Uganda has announced plans to re-introduce the colloquially known ‘Kill the gays’ bill to curb a rise in “unnatural sex”. The castigatory bill which has the full support of current President Yoweri Museveni, will be reintroduced in parliament in the coming weeks and is expected to be voted on before the end of the year.
Country ethics and Integrity Minister, Simon Lokodo, told Reuters that, “Homosexuality is not natural to Ugandans, but there has been a massive recruitment by gay people in schools, and especially among the youth, where they are promoting the falsehood that people are born like that.”
“Our current penal law is limited. It only criminalises the act. We want it made clear that anyone who is even involved in promotion and recruitment has to be criminalised. Those that do grave acts will be given the death sentence.” he added.
The Minister said he is confident the bill will be passed this time round with the necessary two-thirds of members present as the government had lobbied legislators ahead of its reintroduction.
The bill was previously overturned by the constitutional court in 2014, which ruled it invalid as it was not passed with the required quorum. Although there were intentions to appeal the decision, the Ugandan Attorney General dropped all plans to appeal, per a directive from President Museveni who was concerned about foreign reaction.
If the act remains similar to the one thwarted in 2014 it will broaden the criminalisation of same-sex relations in Uganda but also include provisions about persons outside of Uganda who when charged with violating the act may be extradited to Uganda for punishment, there.
The act would also include penalties for individuals, companies, and non-governmental organisations that aid or abet same-sex sexual acts, including conducting a gay marriage. Additionally, it will allow the Ugandan government to rescind international and regional commitments that it deems outside of the interest of the act’s provisions.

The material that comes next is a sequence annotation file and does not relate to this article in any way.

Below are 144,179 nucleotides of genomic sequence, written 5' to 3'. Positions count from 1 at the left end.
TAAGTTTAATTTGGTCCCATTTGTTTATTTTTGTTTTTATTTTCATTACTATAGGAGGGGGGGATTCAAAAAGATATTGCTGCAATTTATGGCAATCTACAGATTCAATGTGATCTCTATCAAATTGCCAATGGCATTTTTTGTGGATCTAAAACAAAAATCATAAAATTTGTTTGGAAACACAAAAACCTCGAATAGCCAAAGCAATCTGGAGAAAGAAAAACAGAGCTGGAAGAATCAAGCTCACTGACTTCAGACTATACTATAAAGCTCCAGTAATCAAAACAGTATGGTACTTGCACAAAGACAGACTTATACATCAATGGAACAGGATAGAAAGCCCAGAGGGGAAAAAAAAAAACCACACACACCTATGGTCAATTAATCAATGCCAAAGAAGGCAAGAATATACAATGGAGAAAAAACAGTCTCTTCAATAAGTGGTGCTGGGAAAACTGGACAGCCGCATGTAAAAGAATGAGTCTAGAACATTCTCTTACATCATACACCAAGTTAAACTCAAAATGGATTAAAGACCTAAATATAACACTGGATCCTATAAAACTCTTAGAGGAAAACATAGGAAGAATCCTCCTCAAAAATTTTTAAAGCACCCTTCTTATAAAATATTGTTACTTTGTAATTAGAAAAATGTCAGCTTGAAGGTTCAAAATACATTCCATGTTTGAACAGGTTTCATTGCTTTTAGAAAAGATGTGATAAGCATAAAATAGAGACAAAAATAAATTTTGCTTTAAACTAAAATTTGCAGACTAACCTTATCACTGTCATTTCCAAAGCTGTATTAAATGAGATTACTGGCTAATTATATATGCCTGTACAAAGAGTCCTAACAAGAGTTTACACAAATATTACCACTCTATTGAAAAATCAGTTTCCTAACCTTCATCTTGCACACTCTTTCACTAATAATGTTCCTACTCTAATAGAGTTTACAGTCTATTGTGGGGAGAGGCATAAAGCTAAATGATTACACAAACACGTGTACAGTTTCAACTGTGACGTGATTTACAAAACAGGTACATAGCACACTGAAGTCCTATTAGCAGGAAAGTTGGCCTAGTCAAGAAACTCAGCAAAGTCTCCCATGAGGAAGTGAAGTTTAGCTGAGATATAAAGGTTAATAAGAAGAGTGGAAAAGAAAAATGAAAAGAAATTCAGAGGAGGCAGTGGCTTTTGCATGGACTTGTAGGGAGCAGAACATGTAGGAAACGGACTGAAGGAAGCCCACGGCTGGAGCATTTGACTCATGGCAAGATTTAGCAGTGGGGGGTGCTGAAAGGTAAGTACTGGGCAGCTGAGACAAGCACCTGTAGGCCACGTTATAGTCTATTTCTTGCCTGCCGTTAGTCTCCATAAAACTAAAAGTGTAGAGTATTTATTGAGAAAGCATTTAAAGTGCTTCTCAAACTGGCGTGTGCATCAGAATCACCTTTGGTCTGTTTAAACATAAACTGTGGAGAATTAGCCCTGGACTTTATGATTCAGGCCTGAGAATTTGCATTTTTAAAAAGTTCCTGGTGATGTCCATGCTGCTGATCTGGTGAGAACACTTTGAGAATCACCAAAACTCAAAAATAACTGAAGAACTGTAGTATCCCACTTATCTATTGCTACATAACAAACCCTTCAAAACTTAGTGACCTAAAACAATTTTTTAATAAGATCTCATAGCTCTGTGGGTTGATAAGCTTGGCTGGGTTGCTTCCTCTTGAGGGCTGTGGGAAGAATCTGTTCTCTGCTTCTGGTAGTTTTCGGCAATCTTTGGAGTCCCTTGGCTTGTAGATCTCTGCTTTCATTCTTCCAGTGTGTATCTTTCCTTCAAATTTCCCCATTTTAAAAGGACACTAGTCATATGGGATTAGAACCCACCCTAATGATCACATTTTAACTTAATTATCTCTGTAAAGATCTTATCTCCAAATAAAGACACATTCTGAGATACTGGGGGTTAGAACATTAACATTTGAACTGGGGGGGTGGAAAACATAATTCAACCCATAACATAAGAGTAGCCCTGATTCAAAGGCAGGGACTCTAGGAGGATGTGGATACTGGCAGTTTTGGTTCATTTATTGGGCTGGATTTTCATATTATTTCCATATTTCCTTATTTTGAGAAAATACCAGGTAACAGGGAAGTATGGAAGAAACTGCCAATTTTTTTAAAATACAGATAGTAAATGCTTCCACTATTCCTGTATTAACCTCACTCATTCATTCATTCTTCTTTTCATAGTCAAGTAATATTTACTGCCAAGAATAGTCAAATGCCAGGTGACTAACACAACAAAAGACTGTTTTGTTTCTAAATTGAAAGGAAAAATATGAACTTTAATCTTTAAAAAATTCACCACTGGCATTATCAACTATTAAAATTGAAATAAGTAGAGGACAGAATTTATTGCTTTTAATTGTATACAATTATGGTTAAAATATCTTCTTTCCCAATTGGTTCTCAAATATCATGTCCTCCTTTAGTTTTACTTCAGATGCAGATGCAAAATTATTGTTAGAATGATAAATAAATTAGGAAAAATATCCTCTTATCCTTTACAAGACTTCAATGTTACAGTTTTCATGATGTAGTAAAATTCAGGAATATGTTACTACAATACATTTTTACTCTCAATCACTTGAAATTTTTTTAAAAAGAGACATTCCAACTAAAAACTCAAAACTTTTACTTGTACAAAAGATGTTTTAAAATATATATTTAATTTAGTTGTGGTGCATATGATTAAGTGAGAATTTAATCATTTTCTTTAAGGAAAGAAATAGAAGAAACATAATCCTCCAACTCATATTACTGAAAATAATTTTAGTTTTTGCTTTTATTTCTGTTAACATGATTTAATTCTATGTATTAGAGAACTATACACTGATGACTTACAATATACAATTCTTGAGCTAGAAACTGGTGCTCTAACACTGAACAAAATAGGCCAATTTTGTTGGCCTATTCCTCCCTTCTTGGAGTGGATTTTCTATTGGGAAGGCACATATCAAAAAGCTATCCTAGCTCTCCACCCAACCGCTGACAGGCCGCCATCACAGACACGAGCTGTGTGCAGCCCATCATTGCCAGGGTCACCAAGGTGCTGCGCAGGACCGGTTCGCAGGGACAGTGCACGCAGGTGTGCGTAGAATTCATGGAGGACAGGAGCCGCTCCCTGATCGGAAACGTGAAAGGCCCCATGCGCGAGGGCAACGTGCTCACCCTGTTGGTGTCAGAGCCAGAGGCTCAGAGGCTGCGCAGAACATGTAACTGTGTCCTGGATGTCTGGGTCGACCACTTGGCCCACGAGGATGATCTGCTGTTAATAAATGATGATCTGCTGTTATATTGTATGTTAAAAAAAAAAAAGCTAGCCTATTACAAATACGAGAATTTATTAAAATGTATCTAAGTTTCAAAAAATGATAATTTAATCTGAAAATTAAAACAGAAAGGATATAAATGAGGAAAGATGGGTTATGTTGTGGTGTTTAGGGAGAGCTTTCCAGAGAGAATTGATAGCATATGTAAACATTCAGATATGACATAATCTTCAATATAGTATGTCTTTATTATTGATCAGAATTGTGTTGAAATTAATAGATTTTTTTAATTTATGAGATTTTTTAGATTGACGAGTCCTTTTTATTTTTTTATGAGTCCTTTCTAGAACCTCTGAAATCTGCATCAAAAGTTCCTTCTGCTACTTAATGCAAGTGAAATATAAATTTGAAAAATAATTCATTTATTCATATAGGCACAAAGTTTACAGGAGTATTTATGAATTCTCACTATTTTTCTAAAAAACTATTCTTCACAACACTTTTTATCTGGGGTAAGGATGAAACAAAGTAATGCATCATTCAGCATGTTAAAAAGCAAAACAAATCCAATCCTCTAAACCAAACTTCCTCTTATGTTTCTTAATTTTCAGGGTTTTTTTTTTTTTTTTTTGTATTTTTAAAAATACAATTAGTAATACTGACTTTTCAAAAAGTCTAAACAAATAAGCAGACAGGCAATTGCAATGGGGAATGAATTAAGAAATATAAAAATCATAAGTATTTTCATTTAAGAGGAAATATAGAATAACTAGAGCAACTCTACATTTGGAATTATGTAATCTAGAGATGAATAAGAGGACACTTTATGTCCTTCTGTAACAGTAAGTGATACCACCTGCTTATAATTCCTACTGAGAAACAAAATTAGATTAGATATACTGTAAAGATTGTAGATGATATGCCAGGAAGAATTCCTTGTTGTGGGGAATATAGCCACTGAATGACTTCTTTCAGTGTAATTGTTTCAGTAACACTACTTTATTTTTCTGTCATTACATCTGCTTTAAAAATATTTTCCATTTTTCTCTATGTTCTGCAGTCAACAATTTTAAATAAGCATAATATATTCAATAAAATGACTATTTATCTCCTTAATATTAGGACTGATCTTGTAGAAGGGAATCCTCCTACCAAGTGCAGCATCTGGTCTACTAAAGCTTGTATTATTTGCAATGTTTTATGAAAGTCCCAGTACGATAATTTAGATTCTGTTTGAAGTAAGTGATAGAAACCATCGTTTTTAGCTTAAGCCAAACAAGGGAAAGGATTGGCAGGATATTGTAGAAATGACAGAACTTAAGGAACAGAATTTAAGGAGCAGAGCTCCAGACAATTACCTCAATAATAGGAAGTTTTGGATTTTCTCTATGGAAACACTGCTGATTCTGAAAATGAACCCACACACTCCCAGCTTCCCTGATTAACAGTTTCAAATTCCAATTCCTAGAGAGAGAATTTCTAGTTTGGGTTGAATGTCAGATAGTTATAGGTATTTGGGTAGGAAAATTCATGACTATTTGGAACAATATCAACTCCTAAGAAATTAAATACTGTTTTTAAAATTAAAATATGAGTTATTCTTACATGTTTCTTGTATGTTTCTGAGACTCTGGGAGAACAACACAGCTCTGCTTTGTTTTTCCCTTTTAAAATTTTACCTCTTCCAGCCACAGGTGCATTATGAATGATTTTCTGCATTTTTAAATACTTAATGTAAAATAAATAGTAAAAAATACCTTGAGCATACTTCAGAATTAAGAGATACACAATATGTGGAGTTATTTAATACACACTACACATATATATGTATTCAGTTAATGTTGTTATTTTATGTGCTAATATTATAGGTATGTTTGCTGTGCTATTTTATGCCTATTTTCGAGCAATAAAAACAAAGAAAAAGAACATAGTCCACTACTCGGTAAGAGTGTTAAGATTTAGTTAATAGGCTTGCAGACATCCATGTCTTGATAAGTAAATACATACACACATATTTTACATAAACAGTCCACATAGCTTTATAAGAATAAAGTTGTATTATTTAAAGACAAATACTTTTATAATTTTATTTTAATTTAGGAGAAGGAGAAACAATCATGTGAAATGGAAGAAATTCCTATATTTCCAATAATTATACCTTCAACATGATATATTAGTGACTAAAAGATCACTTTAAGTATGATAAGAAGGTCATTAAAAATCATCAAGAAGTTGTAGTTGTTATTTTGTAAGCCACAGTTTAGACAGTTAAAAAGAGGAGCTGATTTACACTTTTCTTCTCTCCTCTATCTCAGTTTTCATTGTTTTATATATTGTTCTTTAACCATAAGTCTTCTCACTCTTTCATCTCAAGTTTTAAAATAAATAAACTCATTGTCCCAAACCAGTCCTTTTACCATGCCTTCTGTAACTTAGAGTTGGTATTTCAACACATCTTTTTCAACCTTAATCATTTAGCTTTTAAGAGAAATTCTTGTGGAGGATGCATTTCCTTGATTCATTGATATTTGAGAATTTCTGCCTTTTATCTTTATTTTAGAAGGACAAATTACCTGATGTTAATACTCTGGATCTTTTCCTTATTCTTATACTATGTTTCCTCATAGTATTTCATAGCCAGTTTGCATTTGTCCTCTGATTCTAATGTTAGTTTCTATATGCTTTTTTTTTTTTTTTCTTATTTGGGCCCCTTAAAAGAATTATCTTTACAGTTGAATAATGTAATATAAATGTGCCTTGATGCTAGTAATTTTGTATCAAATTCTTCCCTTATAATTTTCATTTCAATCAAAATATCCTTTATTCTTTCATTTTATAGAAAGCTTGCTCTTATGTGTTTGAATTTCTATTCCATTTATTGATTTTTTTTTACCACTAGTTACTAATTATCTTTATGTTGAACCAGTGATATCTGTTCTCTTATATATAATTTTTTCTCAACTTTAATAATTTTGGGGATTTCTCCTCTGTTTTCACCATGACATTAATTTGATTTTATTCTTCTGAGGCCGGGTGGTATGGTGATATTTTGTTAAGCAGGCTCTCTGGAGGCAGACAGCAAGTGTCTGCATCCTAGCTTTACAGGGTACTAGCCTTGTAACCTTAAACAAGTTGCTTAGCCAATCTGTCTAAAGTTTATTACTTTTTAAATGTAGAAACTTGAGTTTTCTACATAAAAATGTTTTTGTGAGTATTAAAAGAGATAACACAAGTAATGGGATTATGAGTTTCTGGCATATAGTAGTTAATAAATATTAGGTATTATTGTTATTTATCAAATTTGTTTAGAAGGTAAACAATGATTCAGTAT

President Museveni’s concern was warranted as the international fallout from the bill was quite extensive. The United States reduced aid, imposed visa restrictions and cancelled military exercises, while the World Bank, Sweden, Norway, Denmark and the Netherlands all suspended or redirected aid.
Lokodo added that although international backlash is a concern the government was prepared.
“But we are ready. We don’t like blackmailing. Much as we know that this is going to irritate our supporters in budget and governance, we can’t just bend our heads and bow before people who want to impose a culture which is foreign to us.”
Uganda has always held a hard line against LGBTQI+ rights and the community has therefore suffered unspeakable atrocities because of it. Activists are no worried the re-introduction above having the potential to pass will instigate a surge violence and mistreatment to the minority group and persons perceived to belong to it.
“When the law was introduced last time, it whipped up homophobic sentiment and hate crimes,” Pepe Julian Onziema from Sexual Minorities Uganda, an alliance of LGBT+ organisations told the Independent.
“Hundreds of LGBT+ people have been forced to leave the country as refugees and more will follow if this law is enacted. It will criminalise us from even advocated for LGBT+ rights, let alone supporting and protecting sexual minorities.”